DUBAI // The average age of first-time drug users worldwide has fallen to it lowest ever - just 12 years - according to a UN report.
And in some countries in the Middle East and North Africa that age is even lower, just 11, said M Mohammed Abdel Aziz, the regional representative for the United Nations Office on Drugs and Crime (UNODC ).
"Our 2011 UN drug report shows that 210 million people around the world consume narcotics and 200,000 die every year from drug overdoses," he said. "The main issues that have to be tackled with narcotics are the new methods of presenting narcotics, like the development of designer drugs and new types of narcotics, the rate of demand of narcotics, like the introduction of new markets for youth, for example, and finally the relationship between organised criminals, money launderers and drug traffickers."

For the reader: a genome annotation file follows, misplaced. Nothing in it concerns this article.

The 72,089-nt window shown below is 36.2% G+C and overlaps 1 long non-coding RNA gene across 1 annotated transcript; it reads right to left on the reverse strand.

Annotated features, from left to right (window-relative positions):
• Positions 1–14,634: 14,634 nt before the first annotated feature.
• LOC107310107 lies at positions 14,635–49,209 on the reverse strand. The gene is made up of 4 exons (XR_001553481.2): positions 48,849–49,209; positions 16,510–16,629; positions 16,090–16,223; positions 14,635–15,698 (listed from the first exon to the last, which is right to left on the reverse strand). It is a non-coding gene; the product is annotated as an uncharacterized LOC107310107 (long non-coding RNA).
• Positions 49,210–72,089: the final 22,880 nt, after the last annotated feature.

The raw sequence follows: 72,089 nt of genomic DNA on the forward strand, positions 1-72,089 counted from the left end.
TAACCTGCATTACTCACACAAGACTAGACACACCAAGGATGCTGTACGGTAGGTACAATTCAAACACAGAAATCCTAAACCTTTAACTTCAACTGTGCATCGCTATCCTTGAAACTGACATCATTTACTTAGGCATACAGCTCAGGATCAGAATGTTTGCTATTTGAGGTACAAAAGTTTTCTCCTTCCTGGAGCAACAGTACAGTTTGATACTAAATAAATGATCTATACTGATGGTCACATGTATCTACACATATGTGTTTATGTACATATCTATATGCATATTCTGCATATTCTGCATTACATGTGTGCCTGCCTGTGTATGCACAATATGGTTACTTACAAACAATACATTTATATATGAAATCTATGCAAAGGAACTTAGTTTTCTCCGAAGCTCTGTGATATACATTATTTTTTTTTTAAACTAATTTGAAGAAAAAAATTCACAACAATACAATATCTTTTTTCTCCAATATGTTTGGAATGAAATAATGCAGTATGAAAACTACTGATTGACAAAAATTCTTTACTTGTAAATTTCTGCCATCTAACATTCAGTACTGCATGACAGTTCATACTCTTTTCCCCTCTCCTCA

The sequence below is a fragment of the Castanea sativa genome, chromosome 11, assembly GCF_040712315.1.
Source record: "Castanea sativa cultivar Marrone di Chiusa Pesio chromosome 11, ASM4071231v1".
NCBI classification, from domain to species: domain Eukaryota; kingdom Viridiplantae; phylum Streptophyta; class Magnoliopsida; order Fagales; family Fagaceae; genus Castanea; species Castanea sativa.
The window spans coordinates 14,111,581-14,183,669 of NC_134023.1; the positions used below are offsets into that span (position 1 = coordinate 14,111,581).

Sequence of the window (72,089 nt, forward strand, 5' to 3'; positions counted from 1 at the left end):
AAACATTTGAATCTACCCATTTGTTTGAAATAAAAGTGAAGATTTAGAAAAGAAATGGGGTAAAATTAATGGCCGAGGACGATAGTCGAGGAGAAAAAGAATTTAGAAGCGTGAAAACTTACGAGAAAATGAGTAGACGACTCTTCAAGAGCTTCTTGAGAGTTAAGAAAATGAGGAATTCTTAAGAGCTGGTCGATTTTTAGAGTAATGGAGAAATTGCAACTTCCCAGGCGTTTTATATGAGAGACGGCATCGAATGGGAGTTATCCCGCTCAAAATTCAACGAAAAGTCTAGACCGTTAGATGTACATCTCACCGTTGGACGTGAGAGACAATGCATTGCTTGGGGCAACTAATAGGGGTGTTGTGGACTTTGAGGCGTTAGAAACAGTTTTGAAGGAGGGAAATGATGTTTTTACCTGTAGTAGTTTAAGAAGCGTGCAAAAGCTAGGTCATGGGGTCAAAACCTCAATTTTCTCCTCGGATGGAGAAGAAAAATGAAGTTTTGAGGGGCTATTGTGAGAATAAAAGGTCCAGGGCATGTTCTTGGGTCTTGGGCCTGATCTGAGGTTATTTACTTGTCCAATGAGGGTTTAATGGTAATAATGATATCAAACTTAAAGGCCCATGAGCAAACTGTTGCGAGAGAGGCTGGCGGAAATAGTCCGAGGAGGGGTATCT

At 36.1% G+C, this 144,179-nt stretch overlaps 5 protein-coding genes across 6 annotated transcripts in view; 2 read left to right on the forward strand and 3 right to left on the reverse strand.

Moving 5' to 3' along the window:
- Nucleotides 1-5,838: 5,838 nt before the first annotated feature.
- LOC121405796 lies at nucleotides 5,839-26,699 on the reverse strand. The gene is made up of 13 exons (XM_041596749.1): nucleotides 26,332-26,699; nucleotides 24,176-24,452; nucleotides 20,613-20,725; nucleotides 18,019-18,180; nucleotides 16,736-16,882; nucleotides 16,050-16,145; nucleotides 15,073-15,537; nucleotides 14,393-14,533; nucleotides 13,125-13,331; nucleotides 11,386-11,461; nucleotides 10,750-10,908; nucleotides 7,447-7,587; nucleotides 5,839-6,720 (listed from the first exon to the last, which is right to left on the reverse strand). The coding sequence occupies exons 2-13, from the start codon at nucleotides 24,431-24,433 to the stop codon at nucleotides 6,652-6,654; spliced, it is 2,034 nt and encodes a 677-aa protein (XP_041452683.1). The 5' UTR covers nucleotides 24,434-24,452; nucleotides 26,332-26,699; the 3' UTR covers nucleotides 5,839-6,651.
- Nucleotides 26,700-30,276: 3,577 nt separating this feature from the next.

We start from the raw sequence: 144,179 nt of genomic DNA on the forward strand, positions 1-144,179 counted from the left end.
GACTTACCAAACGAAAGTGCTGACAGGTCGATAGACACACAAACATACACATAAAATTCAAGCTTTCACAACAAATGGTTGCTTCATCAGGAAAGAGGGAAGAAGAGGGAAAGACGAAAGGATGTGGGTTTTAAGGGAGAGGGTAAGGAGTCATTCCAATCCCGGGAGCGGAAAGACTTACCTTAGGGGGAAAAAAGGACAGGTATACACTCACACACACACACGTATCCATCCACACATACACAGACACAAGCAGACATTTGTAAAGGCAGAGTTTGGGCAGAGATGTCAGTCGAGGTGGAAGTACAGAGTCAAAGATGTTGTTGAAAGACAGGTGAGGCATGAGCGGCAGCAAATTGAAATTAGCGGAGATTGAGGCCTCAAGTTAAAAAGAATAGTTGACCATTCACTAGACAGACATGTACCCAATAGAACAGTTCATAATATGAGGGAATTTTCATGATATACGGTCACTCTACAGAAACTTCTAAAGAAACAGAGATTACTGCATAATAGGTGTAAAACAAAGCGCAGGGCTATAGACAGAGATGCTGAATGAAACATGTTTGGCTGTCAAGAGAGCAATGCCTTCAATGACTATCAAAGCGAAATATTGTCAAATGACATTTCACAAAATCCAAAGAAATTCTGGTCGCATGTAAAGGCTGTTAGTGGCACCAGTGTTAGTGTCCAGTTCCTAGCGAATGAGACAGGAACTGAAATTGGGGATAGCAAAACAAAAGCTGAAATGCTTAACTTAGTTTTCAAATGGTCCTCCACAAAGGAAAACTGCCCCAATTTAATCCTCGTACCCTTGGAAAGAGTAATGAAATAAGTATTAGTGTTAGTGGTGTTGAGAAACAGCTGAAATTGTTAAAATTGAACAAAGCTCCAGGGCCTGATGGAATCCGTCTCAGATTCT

Mr Abdel Aziz said World Health Organisation figures showed that 3.3. per cent of the world's population used drugs at least once per year.
More than nine million people take drugs intravenously, he said, with an estimated 460,000 Aids-infected users in the Middle East and North Africa, according to UN reports.
The UNODC representative told the conference yesterday that global drug trafficking syndicates earned more than US$320 billion (Dh1.2 trillion) from the trade. "International smugglers and organised crime syndicates have become aware and more intent on being involved in drug trafficking, which [made more] in comparison with other illegal trafficking operations," he said.
Mr Abdel Aziz called for a review of drug legislation in Middle Eastern and North African countries, and said stronger policing of the drugs market would reduce demand. He also called for the development of a more efficient system of educating the public about drug laws, extending care and rehabilitation to first-time users, and raising awareness.